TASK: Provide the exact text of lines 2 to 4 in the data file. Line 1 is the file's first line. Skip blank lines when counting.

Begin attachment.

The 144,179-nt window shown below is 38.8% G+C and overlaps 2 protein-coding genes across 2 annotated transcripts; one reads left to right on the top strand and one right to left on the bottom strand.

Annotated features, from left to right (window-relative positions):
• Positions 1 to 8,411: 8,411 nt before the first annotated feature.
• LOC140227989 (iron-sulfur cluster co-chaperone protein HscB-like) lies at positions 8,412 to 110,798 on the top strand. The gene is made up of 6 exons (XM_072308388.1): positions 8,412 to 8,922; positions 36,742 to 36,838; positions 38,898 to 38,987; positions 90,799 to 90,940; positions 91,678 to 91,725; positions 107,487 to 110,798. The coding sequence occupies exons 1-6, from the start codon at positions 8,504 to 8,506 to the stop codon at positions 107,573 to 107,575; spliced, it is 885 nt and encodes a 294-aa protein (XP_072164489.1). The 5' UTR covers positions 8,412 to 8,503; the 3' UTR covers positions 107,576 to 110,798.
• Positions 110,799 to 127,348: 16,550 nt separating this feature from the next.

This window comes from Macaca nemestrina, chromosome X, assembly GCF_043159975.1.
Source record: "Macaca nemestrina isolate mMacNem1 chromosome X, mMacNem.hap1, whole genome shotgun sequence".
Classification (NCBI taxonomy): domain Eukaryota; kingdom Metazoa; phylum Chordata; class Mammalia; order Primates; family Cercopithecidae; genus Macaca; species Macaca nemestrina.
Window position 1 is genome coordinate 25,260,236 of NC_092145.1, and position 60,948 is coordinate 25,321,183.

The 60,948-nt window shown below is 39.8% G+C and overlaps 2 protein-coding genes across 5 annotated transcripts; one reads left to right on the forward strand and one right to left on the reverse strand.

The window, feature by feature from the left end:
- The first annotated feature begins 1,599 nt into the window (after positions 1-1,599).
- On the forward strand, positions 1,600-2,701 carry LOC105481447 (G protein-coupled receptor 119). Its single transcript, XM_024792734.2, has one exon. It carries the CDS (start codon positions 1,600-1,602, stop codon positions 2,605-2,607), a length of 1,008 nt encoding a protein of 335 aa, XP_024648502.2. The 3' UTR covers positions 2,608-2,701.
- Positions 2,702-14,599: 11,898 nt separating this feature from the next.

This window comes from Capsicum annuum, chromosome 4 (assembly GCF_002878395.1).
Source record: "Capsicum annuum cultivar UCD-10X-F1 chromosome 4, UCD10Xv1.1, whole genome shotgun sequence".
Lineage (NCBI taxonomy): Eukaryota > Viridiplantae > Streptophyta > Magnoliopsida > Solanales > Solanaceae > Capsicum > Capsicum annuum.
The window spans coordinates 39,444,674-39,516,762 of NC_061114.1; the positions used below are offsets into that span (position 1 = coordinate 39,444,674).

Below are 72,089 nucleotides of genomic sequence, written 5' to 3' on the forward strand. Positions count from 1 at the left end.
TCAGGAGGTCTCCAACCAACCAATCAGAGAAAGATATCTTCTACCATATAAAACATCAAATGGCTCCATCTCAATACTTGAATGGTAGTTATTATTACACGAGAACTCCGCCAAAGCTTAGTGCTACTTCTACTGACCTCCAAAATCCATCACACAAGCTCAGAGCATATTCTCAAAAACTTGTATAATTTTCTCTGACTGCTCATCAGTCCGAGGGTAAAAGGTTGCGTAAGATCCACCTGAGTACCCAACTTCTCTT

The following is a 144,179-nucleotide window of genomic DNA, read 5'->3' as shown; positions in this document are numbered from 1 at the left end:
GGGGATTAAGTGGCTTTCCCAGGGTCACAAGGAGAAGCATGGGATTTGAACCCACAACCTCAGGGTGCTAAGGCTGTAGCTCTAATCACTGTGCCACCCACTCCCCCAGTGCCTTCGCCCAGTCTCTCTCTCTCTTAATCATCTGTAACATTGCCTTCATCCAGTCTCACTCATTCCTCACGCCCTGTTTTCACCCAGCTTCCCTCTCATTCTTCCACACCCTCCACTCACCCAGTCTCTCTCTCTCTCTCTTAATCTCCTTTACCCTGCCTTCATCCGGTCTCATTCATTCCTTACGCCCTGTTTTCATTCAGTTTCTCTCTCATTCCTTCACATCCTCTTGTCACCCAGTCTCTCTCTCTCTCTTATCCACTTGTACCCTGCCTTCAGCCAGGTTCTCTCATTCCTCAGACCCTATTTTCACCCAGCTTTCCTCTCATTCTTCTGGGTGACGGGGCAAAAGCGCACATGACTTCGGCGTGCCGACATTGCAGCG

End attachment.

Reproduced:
Annotated features, from left to right (window-relative positions):
• Positions 1 to 8,411: 8,411 nt before the first annotated feature.
• LOC140227989 (iron-sulfur cluster co-chaperone protein HscB-like) lies at positions 8,412 to 110,798 on the top strand. The gene is made up of 6 exons (XM_072308388.1): positions 8,412 to 8,922; positions 36,742 to 36,838; positions 38,898 to 38,987; positions 90,799 to 90,940; positions 91,678 to 91,725; positions 107,487 to 110,798. The coding sequence occupies exons 1-6, from the start codon at positions 8,504 to 8,506 to the stop codon at positions 107,573 to 107,575; spliced, it is 885 nt and encodes a 294-aa protein (XP_072164489.1). The 5' UTR covers positions 8,412 to 8,503; the 3' UTR covers positions 107,576 to 110,798.